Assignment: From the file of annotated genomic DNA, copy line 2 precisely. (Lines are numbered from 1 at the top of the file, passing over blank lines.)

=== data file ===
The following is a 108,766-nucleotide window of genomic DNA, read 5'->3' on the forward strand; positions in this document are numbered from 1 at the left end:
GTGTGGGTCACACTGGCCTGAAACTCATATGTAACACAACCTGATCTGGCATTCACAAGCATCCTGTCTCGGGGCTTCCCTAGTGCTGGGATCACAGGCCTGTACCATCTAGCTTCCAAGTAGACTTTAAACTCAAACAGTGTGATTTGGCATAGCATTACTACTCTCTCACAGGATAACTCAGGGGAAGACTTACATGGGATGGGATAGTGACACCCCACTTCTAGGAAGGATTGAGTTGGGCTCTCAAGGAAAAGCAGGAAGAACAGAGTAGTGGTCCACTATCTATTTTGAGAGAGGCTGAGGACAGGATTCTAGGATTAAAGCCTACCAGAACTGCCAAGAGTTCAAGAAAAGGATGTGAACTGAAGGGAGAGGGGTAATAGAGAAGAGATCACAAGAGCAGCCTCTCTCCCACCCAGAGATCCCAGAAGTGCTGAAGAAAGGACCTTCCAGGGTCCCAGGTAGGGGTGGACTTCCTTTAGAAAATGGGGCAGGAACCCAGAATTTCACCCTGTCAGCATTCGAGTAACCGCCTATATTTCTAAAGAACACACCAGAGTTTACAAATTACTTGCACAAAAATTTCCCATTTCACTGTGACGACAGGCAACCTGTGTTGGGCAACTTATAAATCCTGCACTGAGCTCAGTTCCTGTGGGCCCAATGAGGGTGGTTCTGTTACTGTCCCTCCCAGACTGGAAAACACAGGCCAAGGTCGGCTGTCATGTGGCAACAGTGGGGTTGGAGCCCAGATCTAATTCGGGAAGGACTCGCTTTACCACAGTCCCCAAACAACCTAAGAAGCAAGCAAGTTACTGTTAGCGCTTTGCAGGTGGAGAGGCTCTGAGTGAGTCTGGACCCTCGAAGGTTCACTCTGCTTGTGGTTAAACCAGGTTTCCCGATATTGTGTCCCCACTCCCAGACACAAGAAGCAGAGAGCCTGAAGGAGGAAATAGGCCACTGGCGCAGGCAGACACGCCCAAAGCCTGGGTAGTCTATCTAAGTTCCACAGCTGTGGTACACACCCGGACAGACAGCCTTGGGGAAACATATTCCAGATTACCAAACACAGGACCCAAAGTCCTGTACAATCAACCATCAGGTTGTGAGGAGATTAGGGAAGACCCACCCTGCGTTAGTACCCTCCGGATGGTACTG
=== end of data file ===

GTGTGGGTCACACTGGCCTGAAACTCATATGTAACACAACCTGATCTGGCATTCACAAGCATCCTGTCTCGGGGCTTCCCTAGTGCTGGGATCACAGGCCTGTACCATCTAGCTTCCAAGTAGACTTTAAACTCAAACAGTGTGATTTGGCATAGCATTACTACTCTCTCACAGGATAACTCAGGGGAAGACTTACATGGGATGGGATAGTGACACCCCACTTCTAGGAAGGATTGAGTTGGGCTCTCAAGGAAAAGCAGGAAGAACAGAGTAGTGGTCCACTATCTATTTTGAGAGAGGCTGAGGACAGGATTCTAGGATTAAAGCCTACCAGAACTGCCAAGAGTTCAAGAAAAGGATGTGAACTGAAGGGAGAGGGGTAATAGAGAAGAGATCACAAGAGCAGCCTCTCTCCCACCCAGAGATCCCAGAAGTGCTGAAGAAAGGACCTTCCAGGGTCCCAGGTAGGGGTGGACTTCCTTTAGAAAATGGGGCAGGAACCCAGAATTTCACCCTGTCAGCATTCGAGTAACCGCCTATATTTCTAAAGAACACACCAGAGTTTACAAATTACTTGCACAAAAATTTCCCATTTCACTGTGACGACAGGCAACCTGTGTTGGGCAACTTATAAATCCTGCACTGAGCTCAGTTCCTGTGGGCCCAATGAGGGTGGTTCTGTTACTGTCCCTCCCAGACTGGAAAACACAGGCCAAGGTCGGCTGTCATGTGGCAACAGTGGGGTTGGAGCCCAGATCTAATTCGGGAAGGACTCGCTTTACCACAGTCCCCAAACAACCTAAGAAGCAAGCAAGTTACTGTTAGCGCTTTGCAGGTGGAGAGGCTCTGAGTGAGTCTGGACCCTCGAAGGTTCACTCTGCTTGTGGTTAAACCAGGTTTCCCGATATTGTGTCCCCACTCCCAGACACAAGAAGCAGAGAGCCTGAAGGAGGAAATAGGCCACTGGCGCAGGCAGACACGCCCAAAGCCTGGGTAGTCTATCTAAGTTCCACAGCTGTGGTACACACCCGGACAGACAGCCTTGGGGAAACATATTCCAGATTACCAAACACAGGACCCAAAGTCCTGTACAATCAACCATCAGGTTGTGAGGAGATTAGGGAAGACCCACCCTGCGTTAGTACCCTCCGGATGGTACTG